Artist Sophie Huckfield reflects on the Summer Lodge she attended this summer at Nottingham Trent University. Her participation was funded by an Engine Micro Bursary.
‘Summer Lodge’ is an annual event hosted within the Fine Art Studios at Nottingham Trent University. Over 10 days in July the studios and workshops host a gathering of thirty diverse artists, consisting of current NTU staff and selected artists working nationally and internationally.
The ethos of Summer Lodge is to provide a unique space without constraints. Artists can use the space in whichever way they choose, using their time to undertake experiments and pursue new ideas. It is an opportunity for artists to use their time freely, relieving the pressures of developing a set outcome.
Each year the Lodge adopts a theme, this year’s theme was ‘Deceleration’. Which culminated in a symposium at Nottingham Contemporary, with invited academic speakers to respond to how we can combat a hyper-accelerated culture and encourage artists to take on ‘deceleration’ as a mode of artistic practice over the course of the residency.
Rather than ‘slow down’, deceleration was an invitation to rescind from the process of production, exploring alternative modes of dislodging from the pressures of an accelerated culture which demands us collectively to do more and more. This underpins our culture of immediacy and superficial engagement, which in reality has resulted in less and less. An accelerated society pushes immediate gratification as opposed to delayed and more meaningful outcomes. The residency invited an alternative, contemplative mode of artistic practice.
Throughout the two weeks, I found that adopting the philosophy of ‘deceleration’ cultivated and increased my creative output. Working in a dedicated space which invited experimentation and risk taking, but at your own pace, was freeing. The works I had initially proposed, became a secondary concern, as I used the workshop facilities to explore new materials and processes and dedicated time to meaningful conversations with the other residents around our practices.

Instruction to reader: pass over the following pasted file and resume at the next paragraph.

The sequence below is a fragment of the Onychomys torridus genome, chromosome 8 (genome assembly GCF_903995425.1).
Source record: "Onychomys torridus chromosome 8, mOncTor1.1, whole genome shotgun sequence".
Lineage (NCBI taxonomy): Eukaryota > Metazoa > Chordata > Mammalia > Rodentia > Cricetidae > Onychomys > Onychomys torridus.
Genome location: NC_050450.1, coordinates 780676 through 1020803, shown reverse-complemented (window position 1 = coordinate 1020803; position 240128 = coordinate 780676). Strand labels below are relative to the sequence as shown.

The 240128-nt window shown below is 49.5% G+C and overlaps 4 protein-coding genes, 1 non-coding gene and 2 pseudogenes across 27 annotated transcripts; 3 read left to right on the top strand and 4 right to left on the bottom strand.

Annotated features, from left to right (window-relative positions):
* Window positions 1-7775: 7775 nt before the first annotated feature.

The residency gave me the opportunity to work with a range of materials, processes and concepts. I spent time in the ceramics studios, where I was able to make a collection of sculptural objects. Using crude methods, I pressed clay into tools, machines and handheld technologies. The impression of the object is taken but also the impression of the hand which holds and interacts with it. The clay acts as an intermediary between our interaction with the object and the hand. I wanted to create a self-awareness of the material nature of the objects we use and convey the universal gestures of the hand in relation to these things. The residency was also able to provide a space to curate the works in different display settings, experimenting with colour and lighting effects.
I also staged a performance piece, which revolved around sculptural performative objects I made in the mould making workshop. I vacuum formed various handheld technologies in foam, to produce yoga mats. A yoga session took place, with performers following a YouTube yoga tutorial played from a Macbook pro. I was able to explore different mediums. I had never incorporated performance into my practice before and the residency enabled me to discover a new dimension to my practice.
Working alongside the diverse pool of artist practitioners, whose practices encompassed different modes of production, was inspiring. Each day new events were staged, such as an invitation to twist one morning. Fellow artists were continually invited to collaborate. I participated in a performance piece with artist duo Timber and Battery, who curated the event ‘Radio Play’. A studio was turned into a radio station with invited artists given 45 minute slots to use in whichever capacity they choose. I used my time to explore how my experimental writing practice could be performed. Alongside inviting fellow resident Collette Raynor to have a conversation around writing as material.
The residency was invaluable to my practice and I was able to move outside my comfort zone. I explored different processes, collaborated with other residents and pushed my practice into unexplored realms. I worked with a variety of materials and processes, from clay, foam, writing and performance. I made lasting friendships and have continued to work with artists following the residency. Summer Lodge was able to provide me with a test bed to imaginatively experiment and engage with a community of artists, who were open minded and able to provide critical feedback and discussion on how to develop work during and following the residency. The residency gave me a space without constraints to freely explore. It has pushed and continues to push my practice.